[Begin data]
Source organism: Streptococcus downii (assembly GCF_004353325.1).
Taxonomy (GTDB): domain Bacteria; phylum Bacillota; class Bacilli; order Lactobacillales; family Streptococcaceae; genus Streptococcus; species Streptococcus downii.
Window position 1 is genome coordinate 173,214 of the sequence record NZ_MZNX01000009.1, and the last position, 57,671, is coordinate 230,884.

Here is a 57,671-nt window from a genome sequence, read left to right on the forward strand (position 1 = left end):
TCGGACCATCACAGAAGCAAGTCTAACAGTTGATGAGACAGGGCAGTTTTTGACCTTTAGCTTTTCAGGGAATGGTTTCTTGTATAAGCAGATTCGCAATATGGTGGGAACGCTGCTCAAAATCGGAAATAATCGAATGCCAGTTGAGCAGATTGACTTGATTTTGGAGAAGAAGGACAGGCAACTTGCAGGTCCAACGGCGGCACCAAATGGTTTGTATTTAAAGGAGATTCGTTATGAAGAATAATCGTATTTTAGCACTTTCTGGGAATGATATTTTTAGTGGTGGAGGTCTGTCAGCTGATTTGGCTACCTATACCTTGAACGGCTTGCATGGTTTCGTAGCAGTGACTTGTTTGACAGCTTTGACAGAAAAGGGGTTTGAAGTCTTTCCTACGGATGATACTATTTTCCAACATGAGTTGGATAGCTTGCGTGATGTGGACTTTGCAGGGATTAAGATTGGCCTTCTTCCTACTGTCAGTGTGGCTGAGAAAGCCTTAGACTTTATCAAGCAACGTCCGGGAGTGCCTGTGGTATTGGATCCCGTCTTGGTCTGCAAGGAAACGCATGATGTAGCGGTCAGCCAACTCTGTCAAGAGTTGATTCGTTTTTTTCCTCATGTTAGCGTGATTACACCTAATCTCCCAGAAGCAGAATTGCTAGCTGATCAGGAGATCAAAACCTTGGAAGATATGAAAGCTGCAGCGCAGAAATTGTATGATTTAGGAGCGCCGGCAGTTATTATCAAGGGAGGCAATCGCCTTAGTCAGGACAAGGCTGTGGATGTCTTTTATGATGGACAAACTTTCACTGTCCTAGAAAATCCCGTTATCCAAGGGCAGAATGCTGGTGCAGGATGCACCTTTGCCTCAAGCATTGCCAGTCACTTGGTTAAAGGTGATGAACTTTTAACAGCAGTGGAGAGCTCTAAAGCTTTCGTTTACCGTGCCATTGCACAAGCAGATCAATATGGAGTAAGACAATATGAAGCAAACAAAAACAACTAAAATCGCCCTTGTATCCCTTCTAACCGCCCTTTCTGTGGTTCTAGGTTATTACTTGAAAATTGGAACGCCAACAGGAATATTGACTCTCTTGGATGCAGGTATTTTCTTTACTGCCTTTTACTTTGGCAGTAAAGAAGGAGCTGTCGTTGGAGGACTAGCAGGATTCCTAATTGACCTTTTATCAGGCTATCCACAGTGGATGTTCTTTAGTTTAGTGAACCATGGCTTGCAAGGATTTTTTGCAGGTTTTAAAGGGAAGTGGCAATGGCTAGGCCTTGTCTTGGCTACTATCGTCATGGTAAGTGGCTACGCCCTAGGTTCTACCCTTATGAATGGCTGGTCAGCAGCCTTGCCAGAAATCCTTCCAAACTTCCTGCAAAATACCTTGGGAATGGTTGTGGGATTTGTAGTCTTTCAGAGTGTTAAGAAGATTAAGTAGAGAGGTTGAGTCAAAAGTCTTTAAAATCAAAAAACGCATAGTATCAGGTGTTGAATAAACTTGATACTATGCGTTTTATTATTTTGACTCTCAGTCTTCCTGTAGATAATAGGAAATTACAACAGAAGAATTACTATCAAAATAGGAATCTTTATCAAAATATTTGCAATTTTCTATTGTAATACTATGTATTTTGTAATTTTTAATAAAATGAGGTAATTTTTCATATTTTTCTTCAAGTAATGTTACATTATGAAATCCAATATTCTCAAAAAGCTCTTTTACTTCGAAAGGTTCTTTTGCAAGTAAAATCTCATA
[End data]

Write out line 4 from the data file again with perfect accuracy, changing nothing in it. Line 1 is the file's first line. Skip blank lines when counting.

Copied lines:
Here is a 57,671-nt window from a genome sequence, read left to right on the forward strand (position 1 = left end):